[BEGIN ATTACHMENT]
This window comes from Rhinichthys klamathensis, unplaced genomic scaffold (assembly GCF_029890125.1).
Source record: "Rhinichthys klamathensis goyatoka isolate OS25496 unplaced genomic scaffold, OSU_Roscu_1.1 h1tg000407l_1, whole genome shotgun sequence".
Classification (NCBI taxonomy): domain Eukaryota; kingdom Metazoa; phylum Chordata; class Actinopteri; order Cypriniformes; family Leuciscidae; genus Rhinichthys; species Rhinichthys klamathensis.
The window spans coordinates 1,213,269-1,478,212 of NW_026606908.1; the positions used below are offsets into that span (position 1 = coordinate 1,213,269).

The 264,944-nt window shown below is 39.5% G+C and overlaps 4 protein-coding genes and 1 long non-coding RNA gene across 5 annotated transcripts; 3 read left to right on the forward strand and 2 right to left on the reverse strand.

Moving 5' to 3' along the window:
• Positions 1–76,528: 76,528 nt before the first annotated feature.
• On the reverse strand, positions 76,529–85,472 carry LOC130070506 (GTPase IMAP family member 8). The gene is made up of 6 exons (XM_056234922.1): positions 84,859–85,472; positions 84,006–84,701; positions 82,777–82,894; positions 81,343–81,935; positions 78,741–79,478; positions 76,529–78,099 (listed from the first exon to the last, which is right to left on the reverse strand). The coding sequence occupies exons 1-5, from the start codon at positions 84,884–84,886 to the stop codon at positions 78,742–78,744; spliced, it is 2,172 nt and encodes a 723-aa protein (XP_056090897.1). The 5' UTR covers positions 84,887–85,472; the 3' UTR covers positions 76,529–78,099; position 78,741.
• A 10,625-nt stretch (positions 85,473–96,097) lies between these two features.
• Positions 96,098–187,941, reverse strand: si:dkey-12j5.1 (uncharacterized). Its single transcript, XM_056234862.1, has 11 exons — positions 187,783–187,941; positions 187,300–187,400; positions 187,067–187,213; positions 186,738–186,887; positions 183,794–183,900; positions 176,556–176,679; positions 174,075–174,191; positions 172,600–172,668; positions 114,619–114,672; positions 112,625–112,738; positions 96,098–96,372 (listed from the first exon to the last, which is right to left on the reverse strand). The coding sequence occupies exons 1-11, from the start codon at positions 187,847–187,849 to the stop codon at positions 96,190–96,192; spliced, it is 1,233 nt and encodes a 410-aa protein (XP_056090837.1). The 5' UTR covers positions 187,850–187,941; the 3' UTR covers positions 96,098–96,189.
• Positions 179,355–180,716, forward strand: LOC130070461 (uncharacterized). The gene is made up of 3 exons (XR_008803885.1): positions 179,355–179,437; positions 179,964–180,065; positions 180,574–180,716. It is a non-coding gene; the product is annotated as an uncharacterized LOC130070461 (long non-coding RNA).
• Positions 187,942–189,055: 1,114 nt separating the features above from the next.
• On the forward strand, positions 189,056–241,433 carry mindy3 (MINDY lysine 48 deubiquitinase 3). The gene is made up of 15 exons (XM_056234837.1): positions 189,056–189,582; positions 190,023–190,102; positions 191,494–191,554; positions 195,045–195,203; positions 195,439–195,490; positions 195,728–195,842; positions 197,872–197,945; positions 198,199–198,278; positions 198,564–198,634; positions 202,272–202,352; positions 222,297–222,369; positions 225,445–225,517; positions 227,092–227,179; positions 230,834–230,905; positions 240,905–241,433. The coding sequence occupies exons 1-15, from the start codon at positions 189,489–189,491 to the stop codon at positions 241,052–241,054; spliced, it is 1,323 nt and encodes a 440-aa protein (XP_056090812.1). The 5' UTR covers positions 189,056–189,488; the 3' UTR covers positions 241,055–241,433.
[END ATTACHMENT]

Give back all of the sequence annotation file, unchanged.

This window comes from Rhinichthys klamathensis, unplaced genomic scaffold (assembly GCF_029890125.1).
Source record: "Rhinichthys klamathensis goyatoka isolate OS25496 unplaced genomic scaffold, OSU_Roscu_1.1 h1tg000407l_1, whole genome shotgun sequence".
Classification (NCBI taxonomy): domain Eukaryota; kingdom Metazoa; phylum Chordata; class Actinopteri; order Cypriniformes; family Leuciscidae; genus Rhinichthys; species Rhinichthys klamathensis.
The window spans coordinates 1,213,269-1,478,212 of NW_026606908.1; the positions used below are offsets into that span (position 1 = coordinate 1,213,269).

The 264,944-nt window shown below is 39.5% G+C and overlaps 4 protein-coding genes and 1 long non-coding RNA gene across 5 annotated transcripts; 3 read left to right on the forward strand and 2 right to left on the reverse strand.

Moving 5' to 3' along the window:
• Positions 1–76,528: 76,528 nt before the first annotated feature.
• On the reverse strand, positions 76,529–85,472 carry LOC130070506 (GTPase IMAP family member 8). The gene is made up of 6 exons (XM_056234922.1): positions 84,859–85,472; positions 84,006–84,701; positions 82,777–82,894; positions 81,343–81,935; positions 78,741–79,478; positions 76,529–78,099 (listed from the first exon to the last, which is right to left on the reverse strand). The coding sequence occupies exons 1-5, from the start codon at positions 84,884–84,886 to the stop codon at positions 78,742–78,744; spliced, it is 2,172 nt and encodes a 723-aa protein (XP_056090897.1). The 5' UTR covers positions 84,887–85,472; the 3' UTR covers positions 76,529–78,099; position 78,741.
• A 10,625-nt stretch (positions 85,473–96,097) lies between these two features.
• Positions 96,098–187,941, reverse strand: si:dkey-12j5.1 (uncharacterized). Its single transcript, XM_056234862.1, has 11 exons — positions 187,783–187,941; positions 187,300–187,400; positions 187,067–187,213; positions 186,738–186,887; positions 183,794–183,900; positions 176,556–176,679; positions 174,075–174,191; positions 172,600–172,668; positions 114,619–114,672; positions 112,625–112,738; positions 96,098–96,372 (listed from the first exon to the last, which is right to left on the reverse strand). The coding sequence occupies exons 1-11, from the start codon at positions 187,847–187,849 to the stop codon at positions 96,190–96,192; spliced, it is 1,233 nt and encodes a 410-aa protein (XP_056090837.1). The 5' UTR covers positions 187,850–187,941; the 3' UTR covers positions 96,098–96,189.
• Positions 179,355–180,716, forward strand: LOC130070461 (uncharacterized). The gene is made up of 3 exons (XR_008803885.1): positions 179,355–179,437; positions 179,964–180,065; positions 180,574–180,716. It is a non-coding gene; the product is annotated as an uncharacterized LOC130070461 (long non-coding RNA).
• Positions 187,942–189,055: 1,114 nt separating the features above from the next.
• On the forward strand, positions 189,056–241,433 carry mindy3 (MINDY lysine 48 deubiquitinase 3). The gene is made up of 15 exons (XM_056234837.1): positions 189,056–189,582; positions 190,023–190,102; positions 191,494–191,554; positions 195,045–195,203; positions 195,439–195,490; positions 195,728–195,842; positions 197,872–197,945; positions 198,199–198,278; positions 198,564–198,634; positions 202,272–202,352; positions 222,297–222,369; positions 225,445–225,517; positions 227,092–227,179; positions 230,834–230,905; positions 240,905–241,433. The coding sequence occupies exons 1-15, from the start codon at positions 189,489–189,491 to the stop codon at positions 241,052–241,054; spliced, it is 1,323 nt and encodes a 440-aa protein (XP_056090812.1). The 5' UTR covers positions 189,056–189,488; the 3' UTR covers positions 241,055–241,433.